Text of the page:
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J Orthop Res. 2016 Jun;34(6):977-84. doi: 10.1002/jor.23113. Epub 2015 Dec 10.

Effect of radial shock wave therapy for carpal tunnel syndrome: A prospective randomized, double-blind, placebo-controlled trial.

Author information

1
Department of Physical Medicine and Rehabilitation, Tri-Service General Hospital, School of Medicine, National Defense Medical Center, No. 325, Sec. 2, Cheng-Kung Road, Neihu District, Taipei, Taiwan, Republic of China.
2
School of Public Health, National Defense Medical Center, No.161, Sec. 6, Minquan East Road, Neihu District, Taipei, Taiwan, Republic of China.
3
Department of Physical Medicine and Rehabilitation, Hualien Armed Forces General Hospital, No. 163, Jiali Road, Xincheng Township, Hualien County, Taiwan, Republic of China.

Abstract

Three recent studies demonstrated the positive effect of extracorporeal shock wave therapy (ESWT) for treating carpal tunnel syndrome (CTS). However, none have entirely proved the effects of ESWT on CTS because all studies had a small sample size and lacked a placebo-controlled design. Moreover, radial ESWT (rESWT) has not been used to treat CTS. We conducted a prospective randomized, controlled, double-blinded study to assess the effect of rESWT for treating CTS. Thirty-four enrolled patients (40 wrists) were randomized into intervention and control groups (20 wrists in each). Participants in the intervention group underwent three sessions of rESWT with nightly splinting, whereas those in the control group underwent sham rESWT with nightly splinting. The primary outcome was visual analog scale (VAS), whereas the secondary outcomes included the Boston Carpal Tunnel Syndrome Questionnaire (BCTQ), cross-sectional area (CSA) of the median nerve, sensory nerve conduction velocity of the median nerve, and finger pinch strength. Evaluations were performed before treatment and at 1, 4, 8, and 12 weeks after the third rESWT session. A significantly greater improvement in the VAS, BCTQ scores, and CSA of the median nerve was noted in the intervention group throughout the study as compared to the control group (except for BCTQ severity at week 12 and CSA at weeks 1 and 4) (p < 0.05). This is the first study to assess rESWT in a randomized placebo-controlled trial and demonstrate that rESWT is a safe and effective method for relieving pain and disability in patients with CTS. © 2015 Orthopaedic Research Society. Published by Wiley Periodicals, Inc. J Orthop Res 34:977-984, 2016.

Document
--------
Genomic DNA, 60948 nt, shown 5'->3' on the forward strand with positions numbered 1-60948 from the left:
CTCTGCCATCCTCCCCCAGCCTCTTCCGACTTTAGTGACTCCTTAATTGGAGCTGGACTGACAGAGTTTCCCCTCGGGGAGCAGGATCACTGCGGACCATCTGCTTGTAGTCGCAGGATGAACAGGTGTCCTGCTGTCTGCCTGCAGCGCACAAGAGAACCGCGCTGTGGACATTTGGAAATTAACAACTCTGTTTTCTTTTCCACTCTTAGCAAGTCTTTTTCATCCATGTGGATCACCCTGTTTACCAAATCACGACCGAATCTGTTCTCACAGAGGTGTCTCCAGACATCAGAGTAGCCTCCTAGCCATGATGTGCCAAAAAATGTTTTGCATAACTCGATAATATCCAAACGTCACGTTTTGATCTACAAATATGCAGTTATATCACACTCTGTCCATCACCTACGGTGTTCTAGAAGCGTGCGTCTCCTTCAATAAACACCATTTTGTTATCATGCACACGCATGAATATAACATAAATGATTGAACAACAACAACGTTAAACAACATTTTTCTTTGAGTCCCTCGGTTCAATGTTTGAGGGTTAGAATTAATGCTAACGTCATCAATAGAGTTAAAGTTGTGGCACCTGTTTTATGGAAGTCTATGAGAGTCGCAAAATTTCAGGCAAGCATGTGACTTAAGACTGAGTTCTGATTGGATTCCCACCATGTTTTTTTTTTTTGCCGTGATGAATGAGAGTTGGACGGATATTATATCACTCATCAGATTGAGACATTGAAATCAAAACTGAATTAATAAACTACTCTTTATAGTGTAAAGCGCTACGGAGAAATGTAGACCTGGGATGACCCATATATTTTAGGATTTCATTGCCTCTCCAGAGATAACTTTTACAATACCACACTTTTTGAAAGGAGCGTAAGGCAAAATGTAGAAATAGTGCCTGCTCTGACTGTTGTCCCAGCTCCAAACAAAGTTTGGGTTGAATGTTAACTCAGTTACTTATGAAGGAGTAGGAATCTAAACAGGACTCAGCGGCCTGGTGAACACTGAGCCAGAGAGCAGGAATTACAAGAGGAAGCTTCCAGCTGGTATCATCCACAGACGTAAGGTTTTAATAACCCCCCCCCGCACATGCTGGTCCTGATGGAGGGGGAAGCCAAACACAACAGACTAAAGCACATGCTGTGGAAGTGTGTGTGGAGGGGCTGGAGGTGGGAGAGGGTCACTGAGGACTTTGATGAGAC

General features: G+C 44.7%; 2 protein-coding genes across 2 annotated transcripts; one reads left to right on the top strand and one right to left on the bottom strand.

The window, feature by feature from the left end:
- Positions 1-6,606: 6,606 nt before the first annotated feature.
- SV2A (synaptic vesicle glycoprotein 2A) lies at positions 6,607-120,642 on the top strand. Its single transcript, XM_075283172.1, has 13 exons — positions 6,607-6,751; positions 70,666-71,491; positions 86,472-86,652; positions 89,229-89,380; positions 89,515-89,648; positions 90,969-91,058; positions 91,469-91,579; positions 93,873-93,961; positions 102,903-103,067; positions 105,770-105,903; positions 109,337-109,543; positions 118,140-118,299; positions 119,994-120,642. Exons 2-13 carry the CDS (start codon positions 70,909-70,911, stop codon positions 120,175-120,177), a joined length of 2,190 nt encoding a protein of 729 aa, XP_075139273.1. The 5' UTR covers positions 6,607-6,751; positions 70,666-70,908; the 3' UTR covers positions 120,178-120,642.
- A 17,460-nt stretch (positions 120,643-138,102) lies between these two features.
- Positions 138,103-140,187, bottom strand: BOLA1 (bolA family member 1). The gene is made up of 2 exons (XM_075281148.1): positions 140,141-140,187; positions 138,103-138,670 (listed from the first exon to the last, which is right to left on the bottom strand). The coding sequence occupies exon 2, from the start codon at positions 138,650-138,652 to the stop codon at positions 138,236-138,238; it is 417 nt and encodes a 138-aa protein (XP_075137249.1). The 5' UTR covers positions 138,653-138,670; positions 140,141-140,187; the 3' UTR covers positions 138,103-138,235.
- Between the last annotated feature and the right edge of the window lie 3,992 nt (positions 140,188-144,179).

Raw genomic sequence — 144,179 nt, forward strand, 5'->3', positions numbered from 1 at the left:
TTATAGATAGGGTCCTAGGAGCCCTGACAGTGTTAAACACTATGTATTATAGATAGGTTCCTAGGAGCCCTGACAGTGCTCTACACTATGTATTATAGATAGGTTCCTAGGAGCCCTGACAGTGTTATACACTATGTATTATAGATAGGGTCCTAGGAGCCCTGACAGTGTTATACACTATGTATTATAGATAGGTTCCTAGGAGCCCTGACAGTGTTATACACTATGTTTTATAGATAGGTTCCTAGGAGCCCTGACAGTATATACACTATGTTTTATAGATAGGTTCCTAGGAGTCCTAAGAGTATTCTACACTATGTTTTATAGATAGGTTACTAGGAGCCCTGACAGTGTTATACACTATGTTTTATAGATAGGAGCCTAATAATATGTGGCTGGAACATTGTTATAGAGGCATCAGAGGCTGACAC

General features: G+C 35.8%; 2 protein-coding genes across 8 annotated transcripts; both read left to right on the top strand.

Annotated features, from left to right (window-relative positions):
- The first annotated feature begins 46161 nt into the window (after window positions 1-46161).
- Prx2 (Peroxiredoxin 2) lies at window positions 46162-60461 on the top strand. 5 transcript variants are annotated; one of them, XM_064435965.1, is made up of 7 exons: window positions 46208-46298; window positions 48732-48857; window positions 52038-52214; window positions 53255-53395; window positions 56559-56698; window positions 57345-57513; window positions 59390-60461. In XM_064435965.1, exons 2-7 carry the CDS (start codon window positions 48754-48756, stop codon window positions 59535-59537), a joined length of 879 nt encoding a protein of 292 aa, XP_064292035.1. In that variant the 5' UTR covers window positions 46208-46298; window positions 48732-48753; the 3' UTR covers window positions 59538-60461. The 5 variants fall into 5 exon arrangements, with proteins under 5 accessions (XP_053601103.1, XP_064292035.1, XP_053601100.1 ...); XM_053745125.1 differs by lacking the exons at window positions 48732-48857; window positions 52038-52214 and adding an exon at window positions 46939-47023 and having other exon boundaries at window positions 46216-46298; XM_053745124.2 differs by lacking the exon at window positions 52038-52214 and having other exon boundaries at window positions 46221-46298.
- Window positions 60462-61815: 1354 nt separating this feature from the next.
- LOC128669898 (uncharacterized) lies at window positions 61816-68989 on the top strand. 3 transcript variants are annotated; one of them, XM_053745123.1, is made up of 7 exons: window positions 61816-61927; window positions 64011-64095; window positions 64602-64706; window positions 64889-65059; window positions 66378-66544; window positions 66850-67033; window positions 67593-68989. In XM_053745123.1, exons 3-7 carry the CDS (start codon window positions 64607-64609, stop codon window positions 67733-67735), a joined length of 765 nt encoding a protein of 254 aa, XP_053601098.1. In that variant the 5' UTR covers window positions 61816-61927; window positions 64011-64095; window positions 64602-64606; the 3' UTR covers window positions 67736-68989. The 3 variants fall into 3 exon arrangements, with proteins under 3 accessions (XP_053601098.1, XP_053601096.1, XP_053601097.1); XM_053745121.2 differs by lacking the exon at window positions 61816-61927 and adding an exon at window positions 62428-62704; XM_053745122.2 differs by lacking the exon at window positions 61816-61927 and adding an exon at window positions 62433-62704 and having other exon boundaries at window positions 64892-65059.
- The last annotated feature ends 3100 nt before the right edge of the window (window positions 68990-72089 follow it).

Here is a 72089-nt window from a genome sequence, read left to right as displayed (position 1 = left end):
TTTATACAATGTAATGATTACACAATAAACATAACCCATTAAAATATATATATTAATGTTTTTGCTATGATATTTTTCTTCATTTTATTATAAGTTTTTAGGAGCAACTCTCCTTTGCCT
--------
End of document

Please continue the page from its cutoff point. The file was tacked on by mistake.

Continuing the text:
KEYWORDS:

carpal tunnel syndrome; extracorporeal shock waves

PMID:
26610183
DOI:
10.1002/jor.23113
[Indexed for MEDLINE]
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